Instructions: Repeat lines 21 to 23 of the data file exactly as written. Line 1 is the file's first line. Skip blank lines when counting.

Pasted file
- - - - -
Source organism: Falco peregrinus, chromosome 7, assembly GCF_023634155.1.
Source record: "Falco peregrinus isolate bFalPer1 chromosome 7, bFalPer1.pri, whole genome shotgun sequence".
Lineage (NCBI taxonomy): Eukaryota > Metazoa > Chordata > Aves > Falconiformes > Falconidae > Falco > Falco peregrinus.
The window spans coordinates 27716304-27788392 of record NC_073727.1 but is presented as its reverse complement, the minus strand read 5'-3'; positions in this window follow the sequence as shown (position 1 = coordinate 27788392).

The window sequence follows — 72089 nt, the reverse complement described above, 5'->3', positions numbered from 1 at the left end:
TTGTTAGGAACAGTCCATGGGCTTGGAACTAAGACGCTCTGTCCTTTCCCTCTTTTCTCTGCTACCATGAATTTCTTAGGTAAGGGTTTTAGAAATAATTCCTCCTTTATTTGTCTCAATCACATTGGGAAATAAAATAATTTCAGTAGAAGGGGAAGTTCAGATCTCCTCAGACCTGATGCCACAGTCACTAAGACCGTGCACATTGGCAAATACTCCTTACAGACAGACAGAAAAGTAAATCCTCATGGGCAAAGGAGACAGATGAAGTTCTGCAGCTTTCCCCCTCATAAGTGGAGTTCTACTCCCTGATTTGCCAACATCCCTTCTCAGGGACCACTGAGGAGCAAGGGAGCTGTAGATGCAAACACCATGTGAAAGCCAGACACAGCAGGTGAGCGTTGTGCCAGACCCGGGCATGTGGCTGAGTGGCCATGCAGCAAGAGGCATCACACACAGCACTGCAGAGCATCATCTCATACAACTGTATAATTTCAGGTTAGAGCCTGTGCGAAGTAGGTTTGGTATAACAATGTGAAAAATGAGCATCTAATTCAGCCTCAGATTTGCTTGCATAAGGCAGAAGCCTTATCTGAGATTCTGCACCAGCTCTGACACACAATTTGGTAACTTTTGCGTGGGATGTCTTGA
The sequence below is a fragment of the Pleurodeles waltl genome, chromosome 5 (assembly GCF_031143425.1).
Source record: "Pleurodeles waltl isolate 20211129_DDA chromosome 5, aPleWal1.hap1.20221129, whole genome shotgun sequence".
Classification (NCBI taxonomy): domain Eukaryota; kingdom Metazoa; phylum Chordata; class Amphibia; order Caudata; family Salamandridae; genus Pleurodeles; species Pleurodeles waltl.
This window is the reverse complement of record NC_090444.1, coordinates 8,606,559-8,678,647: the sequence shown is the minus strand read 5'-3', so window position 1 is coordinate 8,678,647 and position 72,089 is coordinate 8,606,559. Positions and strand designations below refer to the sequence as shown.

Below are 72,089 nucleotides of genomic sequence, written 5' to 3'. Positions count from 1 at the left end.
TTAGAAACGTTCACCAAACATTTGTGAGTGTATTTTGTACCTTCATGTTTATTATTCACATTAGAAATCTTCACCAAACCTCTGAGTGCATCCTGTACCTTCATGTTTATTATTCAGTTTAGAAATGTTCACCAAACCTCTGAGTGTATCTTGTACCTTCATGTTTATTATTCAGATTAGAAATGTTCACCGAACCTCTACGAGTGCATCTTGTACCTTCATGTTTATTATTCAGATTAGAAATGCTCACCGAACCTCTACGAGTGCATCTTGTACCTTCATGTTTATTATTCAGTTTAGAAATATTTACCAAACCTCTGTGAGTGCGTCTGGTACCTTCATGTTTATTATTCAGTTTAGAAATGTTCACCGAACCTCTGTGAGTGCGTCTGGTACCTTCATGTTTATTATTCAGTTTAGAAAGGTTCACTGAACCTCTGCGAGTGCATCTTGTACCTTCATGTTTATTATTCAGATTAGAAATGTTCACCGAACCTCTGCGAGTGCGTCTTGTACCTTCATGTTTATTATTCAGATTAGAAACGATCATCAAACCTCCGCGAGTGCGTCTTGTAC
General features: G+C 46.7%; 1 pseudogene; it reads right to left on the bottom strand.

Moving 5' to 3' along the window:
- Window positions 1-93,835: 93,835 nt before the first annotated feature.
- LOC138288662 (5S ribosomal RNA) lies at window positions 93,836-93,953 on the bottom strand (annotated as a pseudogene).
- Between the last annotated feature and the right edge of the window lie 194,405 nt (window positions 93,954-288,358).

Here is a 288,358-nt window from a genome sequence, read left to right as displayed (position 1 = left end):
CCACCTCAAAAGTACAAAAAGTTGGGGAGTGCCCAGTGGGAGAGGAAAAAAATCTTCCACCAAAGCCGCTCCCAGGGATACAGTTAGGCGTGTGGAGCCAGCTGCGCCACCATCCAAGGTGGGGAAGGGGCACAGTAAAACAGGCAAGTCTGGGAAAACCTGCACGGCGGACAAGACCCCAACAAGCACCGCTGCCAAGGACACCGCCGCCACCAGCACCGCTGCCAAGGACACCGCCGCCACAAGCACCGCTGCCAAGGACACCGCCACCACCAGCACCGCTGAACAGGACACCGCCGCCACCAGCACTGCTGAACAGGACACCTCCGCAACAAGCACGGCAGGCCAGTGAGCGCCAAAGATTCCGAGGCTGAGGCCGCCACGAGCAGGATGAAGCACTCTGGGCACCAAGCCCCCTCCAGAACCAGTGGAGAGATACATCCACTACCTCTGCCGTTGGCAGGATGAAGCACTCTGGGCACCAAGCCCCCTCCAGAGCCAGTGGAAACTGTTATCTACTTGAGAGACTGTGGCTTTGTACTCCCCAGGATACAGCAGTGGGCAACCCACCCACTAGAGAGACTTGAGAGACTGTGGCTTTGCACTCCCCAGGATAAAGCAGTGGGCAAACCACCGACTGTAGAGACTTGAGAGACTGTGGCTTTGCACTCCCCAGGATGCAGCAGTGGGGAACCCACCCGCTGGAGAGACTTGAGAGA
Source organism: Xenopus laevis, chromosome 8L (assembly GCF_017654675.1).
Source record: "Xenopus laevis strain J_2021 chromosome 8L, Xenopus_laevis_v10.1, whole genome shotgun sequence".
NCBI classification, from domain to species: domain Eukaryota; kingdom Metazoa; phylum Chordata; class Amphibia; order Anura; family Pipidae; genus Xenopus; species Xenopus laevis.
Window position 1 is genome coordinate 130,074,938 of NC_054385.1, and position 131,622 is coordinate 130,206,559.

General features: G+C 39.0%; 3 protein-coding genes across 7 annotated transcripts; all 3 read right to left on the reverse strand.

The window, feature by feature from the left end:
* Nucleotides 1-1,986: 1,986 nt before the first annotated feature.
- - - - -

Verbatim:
Source record: "Xenopus laevis strain J_2021 chromosome 8L, Xenopus_laevis_v10.1, whole genome shotgun sequence".
NCBI classification, from domain to species: domain Eukaryota; kingdom Metazoa; phylum Chordata; class Amphibia; order Anura; family Pipidae; genus Xenopus; species Xenopus laevis.
Window position 1 is genome coordinate 130,074,938 of NC_054385.1, and position 131,622 is coordinate 130,206,559.